At any rate, it seems like this whole vineyard dance party was a pretty efficient means to marry off all the single daughters of Israel, and presumably each girl would "enter into the parsha" or in this case, the dance-off, whenever she was ready to get married (though I suspect it was a little more standardized than today) and would then find her husband without too much trouble. I doubt even the rhythmically challenged girls out there had a problem, since the dancing seemed to be a mere means of attracting the boys' attention, rather than determining who was really worth marrying. After calling attention to herself, she would give her little shpiel (a verbal profile?) and find her man.
Now to my point: So, why can't we do this?
Seriously, stop laughing for a moment. Think of it as one of these big annual conventions, like Comic-Con, except less geeky and more tachlis based. The main even would obviously be the dance off, but there would be other things going on as well - perhaps if we made it a several day affair, Taz B'Av could feature a convention center full of wedding planners, jewelers, dress makers, caterers, representatives from halls and bands, etc so the newly engaged couples could pick out the girl's ring and get a head start on the wedding plans. As long as we made sure the event didn't become cost prohibitive - this is for everyone, after all, regardless of the status of their personal bank account - such as providing cheap transportation (maybe commandeered/donated chassidic buses?) and accommodations at nearby hotels, I think this could be a big hit.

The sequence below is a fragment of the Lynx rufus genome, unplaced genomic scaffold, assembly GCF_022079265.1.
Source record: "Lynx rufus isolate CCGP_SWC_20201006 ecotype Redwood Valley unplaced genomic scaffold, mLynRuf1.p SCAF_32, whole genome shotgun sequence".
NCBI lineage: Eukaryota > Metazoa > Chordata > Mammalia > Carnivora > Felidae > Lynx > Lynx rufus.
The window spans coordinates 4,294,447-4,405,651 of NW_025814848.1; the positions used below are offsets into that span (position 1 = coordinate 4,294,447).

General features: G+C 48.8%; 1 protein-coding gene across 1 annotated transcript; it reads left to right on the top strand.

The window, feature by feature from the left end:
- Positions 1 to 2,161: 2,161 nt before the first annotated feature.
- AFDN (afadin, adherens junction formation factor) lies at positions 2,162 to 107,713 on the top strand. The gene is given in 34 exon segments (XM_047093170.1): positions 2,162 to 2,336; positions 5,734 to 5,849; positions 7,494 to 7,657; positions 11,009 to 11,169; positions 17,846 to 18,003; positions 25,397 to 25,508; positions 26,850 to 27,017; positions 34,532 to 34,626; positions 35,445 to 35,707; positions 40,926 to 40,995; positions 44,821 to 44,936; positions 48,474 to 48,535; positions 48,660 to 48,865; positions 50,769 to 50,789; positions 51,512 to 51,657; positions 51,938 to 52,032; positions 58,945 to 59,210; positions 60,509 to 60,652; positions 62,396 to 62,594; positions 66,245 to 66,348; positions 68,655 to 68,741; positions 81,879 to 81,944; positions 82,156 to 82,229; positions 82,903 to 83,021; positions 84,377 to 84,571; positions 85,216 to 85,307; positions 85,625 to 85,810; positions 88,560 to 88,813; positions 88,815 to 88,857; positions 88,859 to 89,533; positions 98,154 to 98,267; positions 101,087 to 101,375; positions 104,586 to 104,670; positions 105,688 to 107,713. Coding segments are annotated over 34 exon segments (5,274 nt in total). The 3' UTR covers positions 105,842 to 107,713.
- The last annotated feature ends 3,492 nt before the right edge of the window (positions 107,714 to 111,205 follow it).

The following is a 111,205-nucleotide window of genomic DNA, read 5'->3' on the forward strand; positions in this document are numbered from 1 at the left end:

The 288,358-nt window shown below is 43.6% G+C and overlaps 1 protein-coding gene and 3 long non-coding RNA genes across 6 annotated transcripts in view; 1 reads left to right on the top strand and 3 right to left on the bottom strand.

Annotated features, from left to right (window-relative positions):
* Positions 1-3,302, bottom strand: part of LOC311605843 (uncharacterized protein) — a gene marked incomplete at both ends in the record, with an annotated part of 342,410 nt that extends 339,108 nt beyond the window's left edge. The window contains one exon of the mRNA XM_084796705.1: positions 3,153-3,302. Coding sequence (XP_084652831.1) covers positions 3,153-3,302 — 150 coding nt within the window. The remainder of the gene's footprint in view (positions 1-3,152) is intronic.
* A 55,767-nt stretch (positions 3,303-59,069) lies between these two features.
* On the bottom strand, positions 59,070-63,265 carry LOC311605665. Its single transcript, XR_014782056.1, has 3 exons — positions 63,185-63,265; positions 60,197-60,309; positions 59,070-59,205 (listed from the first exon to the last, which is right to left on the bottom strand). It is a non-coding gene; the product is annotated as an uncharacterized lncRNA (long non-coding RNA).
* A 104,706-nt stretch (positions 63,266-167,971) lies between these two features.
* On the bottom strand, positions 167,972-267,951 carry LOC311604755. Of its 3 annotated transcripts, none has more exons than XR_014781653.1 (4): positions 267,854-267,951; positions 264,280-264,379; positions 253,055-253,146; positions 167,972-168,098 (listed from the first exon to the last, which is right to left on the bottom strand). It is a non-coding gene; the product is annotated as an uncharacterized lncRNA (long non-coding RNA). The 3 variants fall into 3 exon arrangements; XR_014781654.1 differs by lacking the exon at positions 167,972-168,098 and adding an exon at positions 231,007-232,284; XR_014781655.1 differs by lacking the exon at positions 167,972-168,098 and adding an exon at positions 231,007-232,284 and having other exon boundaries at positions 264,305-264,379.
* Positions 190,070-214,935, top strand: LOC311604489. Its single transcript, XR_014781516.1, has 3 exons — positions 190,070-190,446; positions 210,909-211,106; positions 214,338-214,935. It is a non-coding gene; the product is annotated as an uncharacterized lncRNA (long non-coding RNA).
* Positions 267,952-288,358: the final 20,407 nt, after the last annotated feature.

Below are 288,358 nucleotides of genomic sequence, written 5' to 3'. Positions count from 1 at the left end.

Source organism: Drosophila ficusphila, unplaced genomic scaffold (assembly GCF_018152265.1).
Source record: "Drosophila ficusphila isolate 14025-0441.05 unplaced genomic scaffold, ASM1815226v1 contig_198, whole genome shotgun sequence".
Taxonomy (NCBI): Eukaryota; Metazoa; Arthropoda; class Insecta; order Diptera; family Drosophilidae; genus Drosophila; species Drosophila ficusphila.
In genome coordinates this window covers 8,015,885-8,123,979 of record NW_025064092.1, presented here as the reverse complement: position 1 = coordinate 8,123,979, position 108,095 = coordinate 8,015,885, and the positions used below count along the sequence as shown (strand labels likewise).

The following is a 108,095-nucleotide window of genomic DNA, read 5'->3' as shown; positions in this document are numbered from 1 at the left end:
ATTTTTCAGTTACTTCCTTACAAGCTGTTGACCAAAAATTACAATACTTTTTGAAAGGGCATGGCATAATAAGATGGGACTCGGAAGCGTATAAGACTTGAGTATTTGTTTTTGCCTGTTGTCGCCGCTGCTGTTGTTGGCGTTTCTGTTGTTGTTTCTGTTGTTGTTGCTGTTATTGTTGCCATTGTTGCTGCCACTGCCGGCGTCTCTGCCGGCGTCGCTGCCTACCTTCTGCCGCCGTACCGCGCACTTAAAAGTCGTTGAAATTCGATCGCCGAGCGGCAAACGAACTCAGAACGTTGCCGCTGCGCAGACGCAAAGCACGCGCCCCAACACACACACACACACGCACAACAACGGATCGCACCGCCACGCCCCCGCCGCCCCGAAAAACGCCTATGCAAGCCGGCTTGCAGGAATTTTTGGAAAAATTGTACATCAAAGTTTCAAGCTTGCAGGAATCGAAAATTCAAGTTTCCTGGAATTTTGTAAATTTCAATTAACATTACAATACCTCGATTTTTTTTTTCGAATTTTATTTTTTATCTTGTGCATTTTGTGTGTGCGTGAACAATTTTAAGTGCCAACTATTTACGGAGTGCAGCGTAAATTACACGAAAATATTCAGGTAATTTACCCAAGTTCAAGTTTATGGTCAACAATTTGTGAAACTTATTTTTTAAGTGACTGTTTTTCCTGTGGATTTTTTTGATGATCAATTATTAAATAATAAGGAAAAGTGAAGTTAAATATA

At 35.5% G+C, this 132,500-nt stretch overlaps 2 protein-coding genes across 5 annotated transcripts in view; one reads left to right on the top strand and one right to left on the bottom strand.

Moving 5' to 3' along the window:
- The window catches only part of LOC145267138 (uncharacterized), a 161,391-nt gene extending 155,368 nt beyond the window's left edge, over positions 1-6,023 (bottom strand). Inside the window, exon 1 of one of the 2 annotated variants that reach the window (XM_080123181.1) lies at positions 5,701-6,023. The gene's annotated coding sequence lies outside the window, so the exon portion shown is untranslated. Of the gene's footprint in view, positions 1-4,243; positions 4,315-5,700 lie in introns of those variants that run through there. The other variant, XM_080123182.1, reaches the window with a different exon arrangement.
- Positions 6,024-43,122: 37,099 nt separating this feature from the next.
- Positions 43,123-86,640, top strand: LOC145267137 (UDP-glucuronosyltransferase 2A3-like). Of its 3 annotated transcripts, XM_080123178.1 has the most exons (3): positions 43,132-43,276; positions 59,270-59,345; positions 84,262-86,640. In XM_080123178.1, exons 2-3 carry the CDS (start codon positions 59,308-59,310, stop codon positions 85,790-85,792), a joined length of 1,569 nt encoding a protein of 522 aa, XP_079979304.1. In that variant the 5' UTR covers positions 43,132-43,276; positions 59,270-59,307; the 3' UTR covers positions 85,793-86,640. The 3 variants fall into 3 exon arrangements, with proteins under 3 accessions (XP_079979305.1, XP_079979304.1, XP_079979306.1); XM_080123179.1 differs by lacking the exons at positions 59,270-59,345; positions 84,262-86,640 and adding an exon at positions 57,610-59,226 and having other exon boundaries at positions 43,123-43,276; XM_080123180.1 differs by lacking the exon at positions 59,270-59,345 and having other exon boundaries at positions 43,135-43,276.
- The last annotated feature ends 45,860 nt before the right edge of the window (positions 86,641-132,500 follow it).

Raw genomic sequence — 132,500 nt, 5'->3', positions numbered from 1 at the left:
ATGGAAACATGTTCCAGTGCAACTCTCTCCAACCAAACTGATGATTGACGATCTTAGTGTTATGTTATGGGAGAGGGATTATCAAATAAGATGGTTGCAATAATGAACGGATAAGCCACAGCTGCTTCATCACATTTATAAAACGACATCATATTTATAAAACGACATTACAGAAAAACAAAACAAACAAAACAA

I wonder if this shindig should occur in more than one country, such as America and Israel, or if flights etc could be arranged, to have it in Shiloh as our ancestors did?
Granted, there would have to be an enormous amount of preparation beforehand (months of work, to be sure) registering participants, posting their profiles in advance so the guys could find out about the women who are going to be there (can't just marry someone because she can do the Macarena, after all). The whole system would create a large number of jobs, thus helping the economic status of many forelorn Jews who unfortunately don't have them at the moment, groups like Only Simchas and various caterers could serve as sponsors - and we'd have hundreds, if not thousands, of happily married couples each year.
No more worrying about the age gap problem that we've brough upon ourselves that has induced the current "shidduch crisis" - by bringing together the available young men and women, we'd be doing our hishtadlus to then allow HaShem to take over in His role as Master Shadchan to bring the appropriate couples together. No more wondering if you're going to bump into your bashert in shul, happen to meet him/her through some expensive shadchan, or wonder if you'll sit next to him/her on a flight to Israel. As we've heard many times in recent discussions regarding how the Gemara says it is "difficult" for HaShem to make shidduchim, I think it's time we put more effort in on our end to "help" however we can.
Ok, now that all the readers think I'm totally off my rocker, what do y'all think? Is there some merit to this idea, or am I certifiably crazy?
P.S. Did any of the female readership go dancing in the local vineyard on Monday? Any luck? :p